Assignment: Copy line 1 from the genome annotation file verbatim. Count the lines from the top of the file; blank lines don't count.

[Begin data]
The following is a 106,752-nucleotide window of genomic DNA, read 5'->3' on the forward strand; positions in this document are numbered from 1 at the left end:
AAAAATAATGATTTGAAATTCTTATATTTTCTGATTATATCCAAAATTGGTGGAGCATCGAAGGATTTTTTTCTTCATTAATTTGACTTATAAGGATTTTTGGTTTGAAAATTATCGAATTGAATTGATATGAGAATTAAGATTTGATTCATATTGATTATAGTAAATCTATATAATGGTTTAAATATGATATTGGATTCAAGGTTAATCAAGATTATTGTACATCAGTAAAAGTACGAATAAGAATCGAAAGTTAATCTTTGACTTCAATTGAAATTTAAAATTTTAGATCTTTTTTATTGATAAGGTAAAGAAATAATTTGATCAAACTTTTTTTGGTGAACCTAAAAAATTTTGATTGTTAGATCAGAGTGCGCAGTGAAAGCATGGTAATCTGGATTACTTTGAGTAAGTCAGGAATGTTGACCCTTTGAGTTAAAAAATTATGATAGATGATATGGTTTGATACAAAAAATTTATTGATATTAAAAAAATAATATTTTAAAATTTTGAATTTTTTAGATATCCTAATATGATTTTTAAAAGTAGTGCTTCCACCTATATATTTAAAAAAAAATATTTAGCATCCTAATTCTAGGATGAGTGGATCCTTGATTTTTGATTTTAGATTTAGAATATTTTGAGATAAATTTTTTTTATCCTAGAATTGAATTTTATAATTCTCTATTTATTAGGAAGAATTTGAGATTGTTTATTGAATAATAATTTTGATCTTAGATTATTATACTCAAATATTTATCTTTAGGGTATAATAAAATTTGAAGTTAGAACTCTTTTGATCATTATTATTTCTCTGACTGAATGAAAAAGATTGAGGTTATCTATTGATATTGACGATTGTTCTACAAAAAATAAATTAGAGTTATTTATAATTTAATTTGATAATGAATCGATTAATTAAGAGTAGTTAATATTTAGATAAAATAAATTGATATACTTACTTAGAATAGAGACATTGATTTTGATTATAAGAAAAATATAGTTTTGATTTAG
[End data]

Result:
The following is a 106,752-nucleotide window of genomic DNA, read 5'->3' on the forward strand; positions in this document are numbered from 1 at the left end: